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Publication numberUS7477355 B2
Publication typeGrant
Application numberUS 11/256,164
Publication dateJan 13, 2009
Filing dateOct 24, 2005
Priority dateApr 24, 2003
Fee statusPaid
Also published asUS20060119822, WO2004095137A1
Publication number11256164, 256164, US 7477355 B2, US 7477355B2, US-B2-7477355, US7477355 B2, US7477355B2
InventorsJean-Noel Fehr, Hans-Juergen Mann, Johannes Zellner
Original AssigneeCarl Zeiss Smt Ag
Export CitationBiBTeX, EndNote, RefMan
External Links: USPTO, USPTO Assignment, Espacenet
Projection exposure apparatus and projection optical system
US 7477355 B2
Abstract
A projection exposure apparatus for transferring an image of a patterned reticle onto a substrate comprises an illumination optical system for generating and directing an exposure beam onto the reticle, and a projection optical system provided between the reticle and the substrate. The projection optical system has a plurality of imaging mirrors each having a mirror support made of a support material. The support materials are subject to thermal expansion during projection that induces imaging aberrations at substrate level. The support materials are selected such that an aberration merit function, which is indicative of the overall amount of at least one type of the thermally induced aberrations, is minimized by mutual compensation of contributions of the mirrors to the one type of thermally induced aberrations. As a result, the mirror supports will then generally be different and have, when heated during exposure, different coefficients of thermal expansion.
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Claims(15)
1. A projection exposure apparatus for transferring an image of a patterned reticle onto a substrate, the projection exposure apparatus comprising:
a) an illumination optical system for generating and directing an exposure light beam onto said reticle, and
b) a projection optical system provided between said reticle and said substrate;
said projection optical system comprising a plurality of imaging mirrors, each having a mirror support made of a support material;
wherein each said support material is subject to thermal expansion during projection according to a respective coefficient of thermal expansion;
said thermal expansion inducing imaging aberrations at substrate level,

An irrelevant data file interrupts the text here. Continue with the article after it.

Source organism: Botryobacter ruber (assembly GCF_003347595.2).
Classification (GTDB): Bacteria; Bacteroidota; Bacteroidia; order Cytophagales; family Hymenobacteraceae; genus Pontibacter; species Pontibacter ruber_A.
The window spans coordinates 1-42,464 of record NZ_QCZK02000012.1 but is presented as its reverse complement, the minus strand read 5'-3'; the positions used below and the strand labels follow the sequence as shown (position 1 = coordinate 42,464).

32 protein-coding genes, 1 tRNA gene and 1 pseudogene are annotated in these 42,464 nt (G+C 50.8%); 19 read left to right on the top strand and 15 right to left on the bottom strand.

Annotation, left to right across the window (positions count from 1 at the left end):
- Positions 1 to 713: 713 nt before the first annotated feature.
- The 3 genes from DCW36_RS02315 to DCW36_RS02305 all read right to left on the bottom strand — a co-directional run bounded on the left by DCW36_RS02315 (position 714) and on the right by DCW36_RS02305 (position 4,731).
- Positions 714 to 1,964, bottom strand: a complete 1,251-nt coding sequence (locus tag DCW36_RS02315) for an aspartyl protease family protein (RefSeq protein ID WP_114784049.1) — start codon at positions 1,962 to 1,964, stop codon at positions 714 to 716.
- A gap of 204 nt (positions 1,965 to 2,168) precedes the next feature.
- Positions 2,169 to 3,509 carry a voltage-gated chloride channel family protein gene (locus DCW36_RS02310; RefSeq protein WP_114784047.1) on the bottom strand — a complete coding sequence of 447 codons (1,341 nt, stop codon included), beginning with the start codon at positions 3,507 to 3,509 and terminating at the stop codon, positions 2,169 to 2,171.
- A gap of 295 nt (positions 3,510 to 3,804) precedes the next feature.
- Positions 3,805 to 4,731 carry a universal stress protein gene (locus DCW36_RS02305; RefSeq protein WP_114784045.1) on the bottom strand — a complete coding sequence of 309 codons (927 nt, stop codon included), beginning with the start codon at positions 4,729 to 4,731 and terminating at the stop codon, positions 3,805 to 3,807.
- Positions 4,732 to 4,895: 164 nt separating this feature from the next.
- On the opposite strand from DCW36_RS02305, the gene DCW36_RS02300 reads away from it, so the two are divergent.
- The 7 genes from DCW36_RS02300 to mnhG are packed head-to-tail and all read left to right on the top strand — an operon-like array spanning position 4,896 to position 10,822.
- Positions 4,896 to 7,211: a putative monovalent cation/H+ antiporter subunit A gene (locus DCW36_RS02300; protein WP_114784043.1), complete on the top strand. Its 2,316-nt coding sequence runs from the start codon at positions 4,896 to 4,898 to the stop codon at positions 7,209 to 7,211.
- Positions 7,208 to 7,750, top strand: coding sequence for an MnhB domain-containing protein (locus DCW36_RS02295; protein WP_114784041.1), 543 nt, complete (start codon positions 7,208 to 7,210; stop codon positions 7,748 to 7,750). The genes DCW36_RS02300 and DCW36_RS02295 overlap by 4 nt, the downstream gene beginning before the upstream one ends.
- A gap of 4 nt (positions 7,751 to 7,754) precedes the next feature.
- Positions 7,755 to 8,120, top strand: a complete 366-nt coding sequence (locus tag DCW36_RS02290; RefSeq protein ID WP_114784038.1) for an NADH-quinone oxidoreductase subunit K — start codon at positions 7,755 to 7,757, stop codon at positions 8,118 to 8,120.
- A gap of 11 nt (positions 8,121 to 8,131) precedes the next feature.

wherein said support materials are selected based on their respective coefficients of thermal expansion to minimize an aberration merit function by mutual compensation of contributions of said mirrors to at least one type of thermally induced aberration; and
wherein said aberration merit function indicates the overall amount of said at least one type of said thermally induced aberrations;
wherein said support materials are mutually different and have, when heated during exposure, mutually different coefficients of thermal expansion.
2. The projection exposure apparatus of claim 1, wherein said aberration merit function is proportional to the amount of one type of said aberrations.
3. The projection exposure apparatus of claim 1, wherein said aberration merit function is proportional to a weighed sum of amounts of a plurality of said aberrations.
4. The projection exposure apparatus of claim 1, wherein said aberration merit function is proportional to a mean value of amounts of a plurality of aberrations.
5. The projection exposure apparatus of claim 1, wherein said aberration merit function is proportional to a linear combination of aberration vectors, the latter representing the amounts for different types of aberrations for a single mirror.
6. The projection exposure apparatus of claim 1, wherein said imaging aberrations are given by Zernike coefficients characterizing wavefront deformations.
7. The projection exposure apparatus of claim 1, wherein at least one of said mirrors is mounted for being displaced in at least one direction.
8. The projection exposure apparatus of claim 7, wherein the at least one mirror is mounted for being displaced in a direction that at least substantially coincides with a direction along which light impinges on said at least one mirror.